Dollars and Scents
One of the features of the new tax reform law is doubling the standard deduction – and that is a good thing. The increase will be a genuine benefit to many middle-class families. However, it also means there will be less incentive to itemize deductions for giving and likely as well that charitable donations will suffer as a result. Much of the tax advantage of giving for 30 million people who currently itemize their deductions every year will go away. To offset this change one of the strategies proposed by advisors is putting off any annual giving not covered by the standard deduction and only give when the amount becomes large enough to itemize. That might mean combining donations and giving only every other year. In other words, there will be an incentive for holding back.
The early church had a similar situation. “All the believers were one in heart and mind. No one claimed that any of their possessions was their own, but they shared everything they had. With great power the apostles continued to testify to the resurrection of the Lord Jesus. And God’s grace was so powerfully at work in them all that there were no needy persons among them. For from time to time those who owned land or houses sold them, brought the money from the sales and put it at the apostles’ feet, and it was distributed to anyone who had need. Joseph, a Levite from Cyprus, whom the apostles called Barnabas (which means “son of encouragement”), sold a field he owned and brought the money and put it at the apostles’ feet.”
However, there was one couple, Ananias and Sapphira, who thought they had figured a way to have the benefit of appearing to be as charitable as others while still keeping back part of their commitment for themselves. They wanted to look like extraordinarily generous people while hedging their bets. Unfortunately for them, Peter sniffed a rat.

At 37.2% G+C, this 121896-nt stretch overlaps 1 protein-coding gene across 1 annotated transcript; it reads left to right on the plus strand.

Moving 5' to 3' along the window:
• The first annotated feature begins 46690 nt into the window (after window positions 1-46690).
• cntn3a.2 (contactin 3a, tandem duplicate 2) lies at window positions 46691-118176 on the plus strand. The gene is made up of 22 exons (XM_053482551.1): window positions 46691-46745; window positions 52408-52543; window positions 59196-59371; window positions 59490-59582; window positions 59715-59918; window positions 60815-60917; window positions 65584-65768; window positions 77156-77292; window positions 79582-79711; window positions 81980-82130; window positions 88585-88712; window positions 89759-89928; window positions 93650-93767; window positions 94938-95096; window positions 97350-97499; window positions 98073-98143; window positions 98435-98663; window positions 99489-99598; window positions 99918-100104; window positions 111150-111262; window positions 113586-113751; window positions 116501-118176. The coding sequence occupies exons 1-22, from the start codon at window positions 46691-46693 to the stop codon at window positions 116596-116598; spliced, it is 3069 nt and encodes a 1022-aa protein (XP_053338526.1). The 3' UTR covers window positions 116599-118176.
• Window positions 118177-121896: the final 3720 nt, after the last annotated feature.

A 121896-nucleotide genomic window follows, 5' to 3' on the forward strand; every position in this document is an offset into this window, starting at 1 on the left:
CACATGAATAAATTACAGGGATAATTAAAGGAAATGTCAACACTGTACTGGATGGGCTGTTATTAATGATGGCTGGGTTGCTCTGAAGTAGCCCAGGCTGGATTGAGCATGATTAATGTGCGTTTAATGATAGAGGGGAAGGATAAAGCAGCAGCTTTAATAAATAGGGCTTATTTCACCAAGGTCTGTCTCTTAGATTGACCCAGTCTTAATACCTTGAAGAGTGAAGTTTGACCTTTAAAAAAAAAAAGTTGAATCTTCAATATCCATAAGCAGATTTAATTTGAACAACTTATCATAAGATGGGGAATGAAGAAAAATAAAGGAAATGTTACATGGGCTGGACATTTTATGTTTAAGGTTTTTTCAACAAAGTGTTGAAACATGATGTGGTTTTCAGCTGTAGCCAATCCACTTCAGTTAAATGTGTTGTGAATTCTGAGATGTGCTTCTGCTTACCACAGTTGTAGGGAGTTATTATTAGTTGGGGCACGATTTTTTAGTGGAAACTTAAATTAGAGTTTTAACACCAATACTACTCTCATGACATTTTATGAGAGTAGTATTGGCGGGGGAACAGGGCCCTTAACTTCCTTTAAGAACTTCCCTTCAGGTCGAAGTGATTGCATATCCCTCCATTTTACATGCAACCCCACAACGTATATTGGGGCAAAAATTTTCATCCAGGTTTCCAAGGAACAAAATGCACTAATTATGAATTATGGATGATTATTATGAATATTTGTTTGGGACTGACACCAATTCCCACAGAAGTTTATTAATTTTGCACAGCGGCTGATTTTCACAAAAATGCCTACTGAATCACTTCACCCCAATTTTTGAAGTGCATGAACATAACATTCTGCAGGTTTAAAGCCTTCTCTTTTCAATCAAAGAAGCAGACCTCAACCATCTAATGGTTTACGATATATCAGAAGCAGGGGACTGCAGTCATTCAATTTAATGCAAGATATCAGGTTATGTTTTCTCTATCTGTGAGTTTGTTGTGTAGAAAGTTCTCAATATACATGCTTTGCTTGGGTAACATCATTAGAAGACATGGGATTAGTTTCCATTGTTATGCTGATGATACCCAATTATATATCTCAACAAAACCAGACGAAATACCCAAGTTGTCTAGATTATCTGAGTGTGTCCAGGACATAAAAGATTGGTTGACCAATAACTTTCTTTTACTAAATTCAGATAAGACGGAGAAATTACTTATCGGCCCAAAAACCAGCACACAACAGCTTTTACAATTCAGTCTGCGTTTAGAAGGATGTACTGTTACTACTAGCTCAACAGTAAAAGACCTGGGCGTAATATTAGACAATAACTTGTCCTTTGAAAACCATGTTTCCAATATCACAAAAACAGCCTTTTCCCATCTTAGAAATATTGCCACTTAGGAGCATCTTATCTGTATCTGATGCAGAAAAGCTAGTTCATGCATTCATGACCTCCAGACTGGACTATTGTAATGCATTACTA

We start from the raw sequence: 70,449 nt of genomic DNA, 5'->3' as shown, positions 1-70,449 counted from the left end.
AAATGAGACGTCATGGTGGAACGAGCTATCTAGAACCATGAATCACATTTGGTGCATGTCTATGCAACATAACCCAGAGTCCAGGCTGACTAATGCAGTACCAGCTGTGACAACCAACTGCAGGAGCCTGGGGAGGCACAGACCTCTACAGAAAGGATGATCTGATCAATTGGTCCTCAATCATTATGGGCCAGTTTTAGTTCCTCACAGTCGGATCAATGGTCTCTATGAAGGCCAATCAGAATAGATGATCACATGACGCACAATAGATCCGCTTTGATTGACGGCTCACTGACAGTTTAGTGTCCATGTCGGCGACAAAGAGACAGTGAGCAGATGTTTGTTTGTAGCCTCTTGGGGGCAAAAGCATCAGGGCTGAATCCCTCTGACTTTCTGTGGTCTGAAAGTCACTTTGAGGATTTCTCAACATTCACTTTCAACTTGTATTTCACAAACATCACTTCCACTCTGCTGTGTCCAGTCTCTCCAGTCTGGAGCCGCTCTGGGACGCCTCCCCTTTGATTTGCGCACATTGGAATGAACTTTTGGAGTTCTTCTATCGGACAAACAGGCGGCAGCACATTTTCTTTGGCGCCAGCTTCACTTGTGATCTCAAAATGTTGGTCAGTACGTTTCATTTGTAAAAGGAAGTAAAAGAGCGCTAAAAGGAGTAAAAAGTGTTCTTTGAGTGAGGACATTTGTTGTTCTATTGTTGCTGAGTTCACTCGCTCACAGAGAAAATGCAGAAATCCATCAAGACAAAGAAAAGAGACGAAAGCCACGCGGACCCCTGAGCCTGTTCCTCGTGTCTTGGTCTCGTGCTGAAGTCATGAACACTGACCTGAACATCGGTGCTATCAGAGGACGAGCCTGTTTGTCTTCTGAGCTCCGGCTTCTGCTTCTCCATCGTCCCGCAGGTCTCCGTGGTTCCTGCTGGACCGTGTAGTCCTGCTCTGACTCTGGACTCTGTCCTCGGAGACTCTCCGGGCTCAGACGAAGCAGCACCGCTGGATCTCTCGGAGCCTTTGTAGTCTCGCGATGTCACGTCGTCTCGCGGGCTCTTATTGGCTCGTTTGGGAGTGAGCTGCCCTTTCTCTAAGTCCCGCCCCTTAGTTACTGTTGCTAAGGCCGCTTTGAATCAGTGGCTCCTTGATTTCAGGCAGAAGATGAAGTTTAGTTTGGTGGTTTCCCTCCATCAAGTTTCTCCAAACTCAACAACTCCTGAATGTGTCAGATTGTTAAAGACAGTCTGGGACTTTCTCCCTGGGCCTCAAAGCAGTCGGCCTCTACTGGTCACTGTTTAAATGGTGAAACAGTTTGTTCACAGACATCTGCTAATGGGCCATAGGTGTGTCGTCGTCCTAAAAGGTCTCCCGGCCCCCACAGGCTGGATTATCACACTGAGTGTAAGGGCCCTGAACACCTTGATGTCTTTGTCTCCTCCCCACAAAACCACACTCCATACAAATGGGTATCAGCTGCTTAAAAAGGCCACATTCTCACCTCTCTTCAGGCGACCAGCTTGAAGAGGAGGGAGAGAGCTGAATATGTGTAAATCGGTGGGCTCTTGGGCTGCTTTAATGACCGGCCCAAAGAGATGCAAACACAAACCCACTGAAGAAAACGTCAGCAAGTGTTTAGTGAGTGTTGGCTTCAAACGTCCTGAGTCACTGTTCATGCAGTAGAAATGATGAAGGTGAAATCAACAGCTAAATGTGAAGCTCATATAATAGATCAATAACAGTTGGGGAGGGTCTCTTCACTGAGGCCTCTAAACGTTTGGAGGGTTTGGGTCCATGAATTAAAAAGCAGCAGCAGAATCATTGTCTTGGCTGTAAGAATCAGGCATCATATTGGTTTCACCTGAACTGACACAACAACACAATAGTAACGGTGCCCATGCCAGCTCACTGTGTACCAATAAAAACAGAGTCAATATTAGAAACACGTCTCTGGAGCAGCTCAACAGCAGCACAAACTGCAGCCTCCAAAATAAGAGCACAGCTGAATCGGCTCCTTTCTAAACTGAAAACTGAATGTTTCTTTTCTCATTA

Scripture often describes the smell of our lives. In 2 Corinthians 2, Paul says we are “to God the aroma of Christ among those who are being saved and those who are perishing. To the one we are the smell of death; to the other the fragrance of life.”
Each of us develops a particular fragrance that is unique to us. It travels with us and we bring it into every room we enter and every encounter.
The early church was so pure that Ananias and Sapphira smelled like a pulp mill in comparison. One whiff was enough for Peter. Their sin was not hypocrisy. Even Peter later was a hypocrite when he would not eat with the Gentiles. No, it was holding back what had been dedicated to God. It was breaking the trust that bound the believers together.
Whatever we hold back begins to rot and our lives stink from what we are hiding. Something starts to die. We may try to smell like Barnabas but it doesn’t work. Everyone eventually knows. We may try to cover up the odor with spiritual Lysol but it’s useless. The stench of holding back overpowers whatever perfume we try to use.
We are encouraged by markets and tax incentives to hold back in our giving. We are advised to wait until the very last moments of the final days of the year to turn loose. But, the decision of holding back is one of life and death. For Ananias and Sapphira, it seems sudden and dramatic but I think it was the last part of a long process. No doubt, they were familiar with clever schemes and tactics with the result that their hearts had changed owners over the course of time. What might once have been giving freely had become calculated and self-serving.
I’ve taken a hard look this week at my own foot-dragging or even outright holding back on some of my commitments. It’s too easy to say, “I need to take care of that” and never get around to it. It’s tempting to get focused on the game of accumulation or giving just enough to try and smell like Barnabas and be deceived into holding back. There are so many smart angles and dodges we can use.
Sometimes people wrestle with how much is enough and my answer is not “give until it hurts” but give until the smell goes away. Give until you cannot detect anything dead in your life coming from a decision to hold back.
There is an amount – and it’s either $20 or a few hundred or even thousands of dollars we are reserving – and it’s making our lives stink. If you are holding back, I want you to set it right today. I want to smell good when I write next week and I want the same for you.